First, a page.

PITTSBURGH (KDKA) — February is Black History Month, and all month long KDKA will be celebrating the history of the local African American community.READ MORE: Jury Selection Begins For Trial Of Suspended Pirates Pitcher Felipe Vazquez
Feb. 26, 2019 — A local woman recently made state history. Karen Farmer White is blazing a trail, not only for herself, but also for Pennsylvania’s youngest residents as the first African American chair of the state Board of Education.
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Feb. 19, 2019 — Millions of people have seen the movie “The Green Book” by now, but did you know there was really a Green Book, and the document is about is being screened here in Pittsburgh at the Heinz History Center.
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Feb. 12, 2019 — A look inside the chambers of Judge Kimberly Clark is like taking a walk down memory lane of the awards, accolades and achievements of the family court judge, who’s been on the bench for 20 years.
“I can’t believe it’s gone so quickly,” Judge Clark told KDKA’s Lisa Washington. “Sometimes it seems like yesterday when I started.”
Judge Clark is one of three African American judges out of 43 on the Allegheny County Court of Common Pleas. As of last December, she is the first African American to hold the position of President Judge.
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“The president judge oversees the operations of the Court of Common Pleas,” Clark explained. “I am not the boss of the other 42 judges. Contrary to popular belief, I can’t change a decision they made, but I can do things like look at how cases are designed.”
Clark, a Pittsburgh native and Duquesne Law School graduate, was twice appointed by the Pennsylvania Supreme Court to serve as an administrative judge and it was also the state Supreme Court that chose Clark to be the President Judge after a tie vote.
“I’m proud to be the first African-American President Judge, but you’d think it would have been before now,” Clark said. “Many of the African American judges who have served on the Allegheny County Court of Common Pleas were mentors of mine. Any one of them could have easily been in that role and done a fabulous job.”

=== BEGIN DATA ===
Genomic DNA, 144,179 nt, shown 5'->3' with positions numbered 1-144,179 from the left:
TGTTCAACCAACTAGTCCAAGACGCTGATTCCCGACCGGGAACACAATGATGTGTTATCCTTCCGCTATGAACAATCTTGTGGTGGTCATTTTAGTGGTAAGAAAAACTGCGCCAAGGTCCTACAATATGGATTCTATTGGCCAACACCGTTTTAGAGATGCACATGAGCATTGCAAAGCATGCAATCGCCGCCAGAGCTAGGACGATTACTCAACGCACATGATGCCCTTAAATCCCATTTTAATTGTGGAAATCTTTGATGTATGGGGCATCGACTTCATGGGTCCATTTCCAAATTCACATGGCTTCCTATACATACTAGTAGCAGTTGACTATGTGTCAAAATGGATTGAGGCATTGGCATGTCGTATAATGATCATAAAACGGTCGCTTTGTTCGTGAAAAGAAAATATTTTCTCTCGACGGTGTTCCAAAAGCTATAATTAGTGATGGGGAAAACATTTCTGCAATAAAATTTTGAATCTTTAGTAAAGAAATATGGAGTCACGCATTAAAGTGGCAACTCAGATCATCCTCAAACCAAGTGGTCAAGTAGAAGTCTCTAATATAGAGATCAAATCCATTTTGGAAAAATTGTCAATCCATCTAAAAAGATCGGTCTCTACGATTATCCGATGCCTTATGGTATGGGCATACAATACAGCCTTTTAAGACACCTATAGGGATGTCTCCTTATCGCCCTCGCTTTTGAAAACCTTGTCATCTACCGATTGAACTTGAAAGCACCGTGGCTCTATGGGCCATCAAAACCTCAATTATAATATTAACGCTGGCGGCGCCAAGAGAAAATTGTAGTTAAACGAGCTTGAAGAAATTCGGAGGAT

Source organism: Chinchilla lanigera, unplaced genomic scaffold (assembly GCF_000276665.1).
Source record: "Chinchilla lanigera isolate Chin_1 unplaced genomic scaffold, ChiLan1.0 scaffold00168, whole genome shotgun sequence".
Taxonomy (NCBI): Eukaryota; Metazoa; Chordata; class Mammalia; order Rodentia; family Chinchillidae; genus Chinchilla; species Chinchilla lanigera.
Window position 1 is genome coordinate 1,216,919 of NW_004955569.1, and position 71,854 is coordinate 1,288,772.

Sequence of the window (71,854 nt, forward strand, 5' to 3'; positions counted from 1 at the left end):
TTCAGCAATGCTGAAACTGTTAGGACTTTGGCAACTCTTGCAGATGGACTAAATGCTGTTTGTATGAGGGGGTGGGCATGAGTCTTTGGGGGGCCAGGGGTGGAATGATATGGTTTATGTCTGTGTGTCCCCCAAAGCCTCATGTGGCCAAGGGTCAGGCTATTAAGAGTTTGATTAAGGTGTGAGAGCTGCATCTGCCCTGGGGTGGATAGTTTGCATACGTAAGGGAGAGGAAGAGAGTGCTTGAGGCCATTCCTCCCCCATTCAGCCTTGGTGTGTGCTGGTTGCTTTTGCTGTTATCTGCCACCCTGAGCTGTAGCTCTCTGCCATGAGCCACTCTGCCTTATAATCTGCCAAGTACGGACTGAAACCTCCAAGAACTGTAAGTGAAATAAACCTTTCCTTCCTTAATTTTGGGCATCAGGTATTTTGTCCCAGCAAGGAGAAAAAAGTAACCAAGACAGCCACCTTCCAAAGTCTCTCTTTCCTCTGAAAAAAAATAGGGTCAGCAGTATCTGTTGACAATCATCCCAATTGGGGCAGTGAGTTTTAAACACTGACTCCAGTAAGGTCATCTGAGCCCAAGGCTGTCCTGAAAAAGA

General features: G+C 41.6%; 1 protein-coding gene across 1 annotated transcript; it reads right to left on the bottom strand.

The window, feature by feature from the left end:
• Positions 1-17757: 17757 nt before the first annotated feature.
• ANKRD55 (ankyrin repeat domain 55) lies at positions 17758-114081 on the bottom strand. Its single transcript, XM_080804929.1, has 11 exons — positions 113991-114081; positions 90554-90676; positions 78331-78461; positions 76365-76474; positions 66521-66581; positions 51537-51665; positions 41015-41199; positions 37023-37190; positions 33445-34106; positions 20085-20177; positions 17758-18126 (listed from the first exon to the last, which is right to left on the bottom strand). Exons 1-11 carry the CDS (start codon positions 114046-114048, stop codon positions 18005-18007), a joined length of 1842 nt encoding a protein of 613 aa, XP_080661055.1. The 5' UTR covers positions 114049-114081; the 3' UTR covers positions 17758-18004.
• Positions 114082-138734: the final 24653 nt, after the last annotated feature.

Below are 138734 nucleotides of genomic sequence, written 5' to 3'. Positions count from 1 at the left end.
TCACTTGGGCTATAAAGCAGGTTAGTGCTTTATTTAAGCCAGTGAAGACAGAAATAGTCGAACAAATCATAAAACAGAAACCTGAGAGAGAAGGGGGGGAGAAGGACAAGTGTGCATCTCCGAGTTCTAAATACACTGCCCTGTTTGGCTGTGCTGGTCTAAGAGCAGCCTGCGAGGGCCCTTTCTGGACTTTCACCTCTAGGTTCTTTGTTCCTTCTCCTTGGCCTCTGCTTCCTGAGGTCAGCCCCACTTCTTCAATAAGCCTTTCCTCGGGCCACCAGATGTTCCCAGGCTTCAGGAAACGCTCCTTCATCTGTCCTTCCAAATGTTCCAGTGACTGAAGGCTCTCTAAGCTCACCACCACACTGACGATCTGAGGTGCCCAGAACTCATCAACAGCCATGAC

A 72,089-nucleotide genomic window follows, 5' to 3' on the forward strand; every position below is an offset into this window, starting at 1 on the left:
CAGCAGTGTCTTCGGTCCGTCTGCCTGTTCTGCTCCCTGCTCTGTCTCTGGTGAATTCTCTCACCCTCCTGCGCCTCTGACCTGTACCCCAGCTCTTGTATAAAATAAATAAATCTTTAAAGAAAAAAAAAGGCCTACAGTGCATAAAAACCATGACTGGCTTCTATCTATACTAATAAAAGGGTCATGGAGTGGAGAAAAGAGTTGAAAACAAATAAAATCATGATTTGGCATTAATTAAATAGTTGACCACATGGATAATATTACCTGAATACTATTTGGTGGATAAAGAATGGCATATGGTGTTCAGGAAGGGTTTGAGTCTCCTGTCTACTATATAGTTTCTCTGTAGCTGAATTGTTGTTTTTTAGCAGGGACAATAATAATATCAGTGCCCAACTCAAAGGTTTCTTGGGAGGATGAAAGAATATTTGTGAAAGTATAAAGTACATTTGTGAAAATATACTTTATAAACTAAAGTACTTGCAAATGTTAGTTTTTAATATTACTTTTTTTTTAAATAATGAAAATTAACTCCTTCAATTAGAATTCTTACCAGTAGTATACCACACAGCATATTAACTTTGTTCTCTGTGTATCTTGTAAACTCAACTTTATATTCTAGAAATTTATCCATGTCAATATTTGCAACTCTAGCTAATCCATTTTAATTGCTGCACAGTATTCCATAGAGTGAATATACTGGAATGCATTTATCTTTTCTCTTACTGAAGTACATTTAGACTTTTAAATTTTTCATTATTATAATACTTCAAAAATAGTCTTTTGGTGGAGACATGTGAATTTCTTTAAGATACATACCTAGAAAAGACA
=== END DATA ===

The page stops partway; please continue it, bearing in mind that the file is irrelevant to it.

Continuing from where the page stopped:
Clark said in the position that lasts five years, she’d like to do a lot on the court, including improving technology.
About the position, she said, “There is no manual that says these are all the things that a president judge has to do, so I’m learning that on a daily basis.”
Judge Clark is the recipient of the William Rhenquist Award. She was selected out of hundreds of judges across the country.
Clark recalled the moment she learned she’d won.
“It’s a good thing I was sitting down, because I probably would’ve fallen over. I was just shocked and I was thrilled,” she said.
Earning the award came complete with a trip to the U.S. Supreme Court, a dinner in her honor and a chance to meet Justice Ruth Bader Ginsburg.
In Clark’s courtroom, she says her motto is serving first.
“I have developed, over the years a servant leadership model for how I run my courtroom. First and foremost, I am a public servant, and that’s how I approach my job,” Clark explained. “I work for every person who comes into this courthouse or who sits in my courtroom because I get paid for the taxpayers. I work for you. I work for them.”
Kimberly Clark – President Judge, Servant, African American trailblazer.READ MORE: Penn State Professor Errol Henderson Accuses University Of Racial Discrimination In Federal Lawsuit
Feb. 5, 2019 — Lynne Hayes-Freeland left the KDKA News Department at the end of last year to embark on a new chapter. After more than 40 years working in television, Lynne is now on the airwaves at KDKA Radio.